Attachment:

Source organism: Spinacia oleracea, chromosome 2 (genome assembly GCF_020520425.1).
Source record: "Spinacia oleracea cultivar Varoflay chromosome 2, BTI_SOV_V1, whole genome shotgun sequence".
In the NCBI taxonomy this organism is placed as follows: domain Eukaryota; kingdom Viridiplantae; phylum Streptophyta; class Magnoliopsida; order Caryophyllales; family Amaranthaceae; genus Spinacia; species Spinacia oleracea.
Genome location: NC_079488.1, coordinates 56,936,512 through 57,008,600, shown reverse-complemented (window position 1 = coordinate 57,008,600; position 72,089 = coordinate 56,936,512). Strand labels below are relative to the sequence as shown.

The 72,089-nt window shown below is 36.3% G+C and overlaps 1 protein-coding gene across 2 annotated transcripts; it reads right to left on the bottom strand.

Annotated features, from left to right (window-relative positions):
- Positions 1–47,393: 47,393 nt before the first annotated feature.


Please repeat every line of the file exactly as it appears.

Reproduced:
Source organism: Spinacia oleracea, chromosome 2 (genome assembly GCF_020520425.1).
Source record: "Spinacia oleracea cultivar Varoflay chromosome 2, BTI_SOV_V1, whole genome shotgun sequence".
In the NCBI taxonomy this organism is placed as follows: domain Eukaryota; kingdom Viridiplantae; phylum Streptophyta; class Magnoliopsida; order Caryophyllales; family Amaranthaceae; genus Spinacia; species Spinacia oleracea.
Genome location: NC_079488.1, coordinates 56,936,512 through 57,008,600, shown reverse-complemented (window position 1 = coordinate 57,008,600; position 72,089 = coordinate 56,936,512). Strand labels below are relative to the sequence as shown.

The 72,089-nt window shown below is 36.3% G+C and overlaps 1 protein-coding gene across 2 annotated transcripts; it reads right to left on the bottom strand.

Annotated features, from left to right (window-relative positions):
- Positions 1–47,393: 47,393 nt before the first annotated feature.